Brian Livingston's Windows Secrets newsletter actually covered just this subject over the past couple of weeks.
Gratuitous plug for something I love: The Windows Secrets newsletter is an awesome source of info, and its payment scheme is similar to DC - you can get a basic version of the newsletter for free. If you upgrade to the "paid" version (paying whatever you think the newsletter is worth) you get a much fuller-featured newletter and some extra bonuses too, like downloadable e-books.
So go to windowssecrets.com
and check it out! (end of plug)
Anyway, there is a company called Shavlik Technologies (www.shavlik.com
) that makes a tool that does everything Windows Update does, and more. It was originally geared towards Corporate MIS types, but there is a "personal" version available. And it's now free!
The edition of Windows Secrets that discusses this solution (and tips on how to use it) is here: http://windowssecrets.com/comp/060720/
. To quote:
WindizUpdate.com, an independent patch-download system, which I've been asked about by many readers, is a flawed alternative to Windows Update that I can't recommend. By contrast, patch-management software that's well-supported, such as Shavlik's NetChkPro, provides an inexpensive and reliable solution that far exceeds Windows Update's capabilities.
* * *
NetChk Protect, when installed on a single PC, scans across a peer-to-peer network or a server domain to determine which machines need updates for Windows, Microsoft Office, Firefox, Adobe Reader, WinZip, RealPlayer, Macromedia Flash, and other programs. The application can then deploy (install) the updates you determine. There's no need to preinstall an "agent" program to those other machines or visit them one-by-one to run the installs.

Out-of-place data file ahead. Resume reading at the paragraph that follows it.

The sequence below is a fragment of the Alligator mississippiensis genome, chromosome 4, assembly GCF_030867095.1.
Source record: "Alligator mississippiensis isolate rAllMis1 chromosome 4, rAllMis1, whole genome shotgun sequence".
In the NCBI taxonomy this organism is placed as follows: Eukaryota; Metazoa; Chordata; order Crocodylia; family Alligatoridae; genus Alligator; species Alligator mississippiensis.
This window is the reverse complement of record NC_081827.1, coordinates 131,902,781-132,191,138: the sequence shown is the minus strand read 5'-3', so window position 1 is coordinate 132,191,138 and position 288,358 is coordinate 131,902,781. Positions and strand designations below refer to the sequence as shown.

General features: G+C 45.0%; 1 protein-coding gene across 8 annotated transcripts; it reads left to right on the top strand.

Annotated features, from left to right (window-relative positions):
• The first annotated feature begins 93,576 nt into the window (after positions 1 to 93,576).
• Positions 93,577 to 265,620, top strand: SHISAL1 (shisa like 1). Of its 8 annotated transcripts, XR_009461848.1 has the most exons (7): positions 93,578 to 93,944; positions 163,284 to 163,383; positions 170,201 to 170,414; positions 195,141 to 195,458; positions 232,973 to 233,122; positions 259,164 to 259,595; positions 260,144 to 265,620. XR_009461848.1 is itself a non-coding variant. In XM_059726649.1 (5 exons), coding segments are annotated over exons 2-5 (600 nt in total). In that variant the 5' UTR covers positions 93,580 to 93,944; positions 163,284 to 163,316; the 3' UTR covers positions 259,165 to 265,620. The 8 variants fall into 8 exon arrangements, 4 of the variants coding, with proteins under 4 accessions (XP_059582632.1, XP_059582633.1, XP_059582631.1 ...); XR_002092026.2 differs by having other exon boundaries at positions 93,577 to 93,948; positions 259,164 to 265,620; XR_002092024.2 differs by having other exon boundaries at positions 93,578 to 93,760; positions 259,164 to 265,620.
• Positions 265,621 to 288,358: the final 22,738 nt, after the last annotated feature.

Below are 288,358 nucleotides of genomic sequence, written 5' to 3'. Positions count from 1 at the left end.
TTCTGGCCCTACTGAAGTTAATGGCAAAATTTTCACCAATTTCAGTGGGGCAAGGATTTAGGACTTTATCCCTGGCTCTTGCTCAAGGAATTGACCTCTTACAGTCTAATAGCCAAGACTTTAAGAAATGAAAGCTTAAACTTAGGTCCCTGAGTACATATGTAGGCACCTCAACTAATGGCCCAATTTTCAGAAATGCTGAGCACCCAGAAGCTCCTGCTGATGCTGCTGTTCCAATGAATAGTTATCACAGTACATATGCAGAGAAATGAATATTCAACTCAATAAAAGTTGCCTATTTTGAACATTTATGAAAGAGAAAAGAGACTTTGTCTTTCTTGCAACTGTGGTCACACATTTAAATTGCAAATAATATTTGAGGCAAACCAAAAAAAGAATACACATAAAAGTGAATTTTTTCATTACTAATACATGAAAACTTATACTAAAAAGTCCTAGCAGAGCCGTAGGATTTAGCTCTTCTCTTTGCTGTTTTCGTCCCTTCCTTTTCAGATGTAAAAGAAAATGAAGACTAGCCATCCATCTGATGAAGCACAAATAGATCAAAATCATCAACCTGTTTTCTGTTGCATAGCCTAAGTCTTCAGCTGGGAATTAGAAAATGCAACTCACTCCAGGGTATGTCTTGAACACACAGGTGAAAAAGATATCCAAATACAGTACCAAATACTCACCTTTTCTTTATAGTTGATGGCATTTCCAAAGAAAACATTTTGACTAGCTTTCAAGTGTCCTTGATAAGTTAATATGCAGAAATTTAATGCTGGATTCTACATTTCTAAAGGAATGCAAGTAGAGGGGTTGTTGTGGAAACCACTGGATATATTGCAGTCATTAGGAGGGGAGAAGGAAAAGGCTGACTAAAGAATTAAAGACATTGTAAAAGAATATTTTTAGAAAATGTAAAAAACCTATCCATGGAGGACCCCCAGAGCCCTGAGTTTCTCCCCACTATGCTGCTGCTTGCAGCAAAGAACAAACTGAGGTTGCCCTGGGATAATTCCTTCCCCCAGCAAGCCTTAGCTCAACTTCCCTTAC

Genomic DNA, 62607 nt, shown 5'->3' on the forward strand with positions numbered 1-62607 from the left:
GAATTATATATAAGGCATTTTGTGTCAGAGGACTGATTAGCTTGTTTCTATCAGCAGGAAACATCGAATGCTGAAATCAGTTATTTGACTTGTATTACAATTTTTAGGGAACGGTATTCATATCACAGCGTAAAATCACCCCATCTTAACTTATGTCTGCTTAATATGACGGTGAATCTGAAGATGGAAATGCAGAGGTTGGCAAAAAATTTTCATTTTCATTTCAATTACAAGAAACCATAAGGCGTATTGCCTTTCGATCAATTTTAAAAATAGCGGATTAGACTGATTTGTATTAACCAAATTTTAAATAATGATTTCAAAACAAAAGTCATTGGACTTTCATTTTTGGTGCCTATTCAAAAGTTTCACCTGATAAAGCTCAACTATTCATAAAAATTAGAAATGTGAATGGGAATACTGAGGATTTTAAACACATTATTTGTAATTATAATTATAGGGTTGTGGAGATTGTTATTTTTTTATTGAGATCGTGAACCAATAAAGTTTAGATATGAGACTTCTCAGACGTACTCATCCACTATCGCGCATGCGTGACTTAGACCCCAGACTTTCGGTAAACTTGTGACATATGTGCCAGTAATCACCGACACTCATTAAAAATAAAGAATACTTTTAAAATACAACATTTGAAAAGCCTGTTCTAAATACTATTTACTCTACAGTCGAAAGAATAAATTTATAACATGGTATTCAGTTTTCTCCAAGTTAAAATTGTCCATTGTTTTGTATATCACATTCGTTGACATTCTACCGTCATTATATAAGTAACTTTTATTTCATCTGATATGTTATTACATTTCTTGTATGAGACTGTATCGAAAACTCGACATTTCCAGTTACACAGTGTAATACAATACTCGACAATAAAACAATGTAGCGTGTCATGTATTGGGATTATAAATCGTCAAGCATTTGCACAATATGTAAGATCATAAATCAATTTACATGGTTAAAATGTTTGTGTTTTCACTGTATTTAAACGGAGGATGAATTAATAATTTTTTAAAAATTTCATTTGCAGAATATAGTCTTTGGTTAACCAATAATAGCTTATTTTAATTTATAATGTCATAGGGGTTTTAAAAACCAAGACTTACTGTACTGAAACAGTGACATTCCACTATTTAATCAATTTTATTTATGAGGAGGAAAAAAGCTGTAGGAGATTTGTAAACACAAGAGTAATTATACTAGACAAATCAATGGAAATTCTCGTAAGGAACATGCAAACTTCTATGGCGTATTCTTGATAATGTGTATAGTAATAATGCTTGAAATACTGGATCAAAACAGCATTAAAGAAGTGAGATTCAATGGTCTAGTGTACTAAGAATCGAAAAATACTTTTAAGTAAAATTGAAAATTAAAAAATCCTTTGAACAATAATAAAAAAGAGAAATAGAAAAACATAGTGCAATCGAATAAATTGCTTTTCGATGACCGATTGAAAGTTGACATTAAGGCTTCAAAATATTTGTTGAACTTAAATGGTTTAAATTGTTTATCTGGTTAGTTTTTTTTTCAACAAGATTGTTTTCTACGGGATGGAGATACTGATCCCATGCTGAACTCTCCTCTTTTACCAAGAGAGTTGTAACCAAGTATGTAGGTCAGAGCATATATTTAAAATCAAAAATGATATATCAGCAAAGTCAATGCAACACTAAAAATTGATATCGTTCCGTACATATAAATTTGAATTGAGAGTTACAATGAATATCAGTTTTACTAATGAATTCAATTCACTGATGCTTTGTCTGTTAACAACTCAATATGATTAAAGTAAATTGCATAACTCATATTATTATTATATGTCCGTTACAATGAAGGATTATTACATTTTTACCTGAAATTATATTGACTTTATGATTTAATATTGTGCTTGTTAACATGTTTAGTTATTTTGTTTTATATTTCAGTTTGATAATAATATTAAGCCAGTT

An antispyware disk and memory scan can also be conducted by NetChk Protect upon demand. This scan shouldn't interfere with other antispyware programs' scans, if they aren't carried out at the same time. NetChk Protect also offers real-time spyware protection, calling it Active Protection. This possibly could conflict with the real-time features of Webroot Spy Sweeper and similar antispyware utilities. But Active Protection isn't turned on unless you specifically configure the program that way.
There is also a solution for people who want to update PCs that are not connected to the Internet. However it involves downloading a gigantic baseline patch and then periodic updates that weigh in at about 30-70 meg each. If you think you need that, go to www.autopatcher.com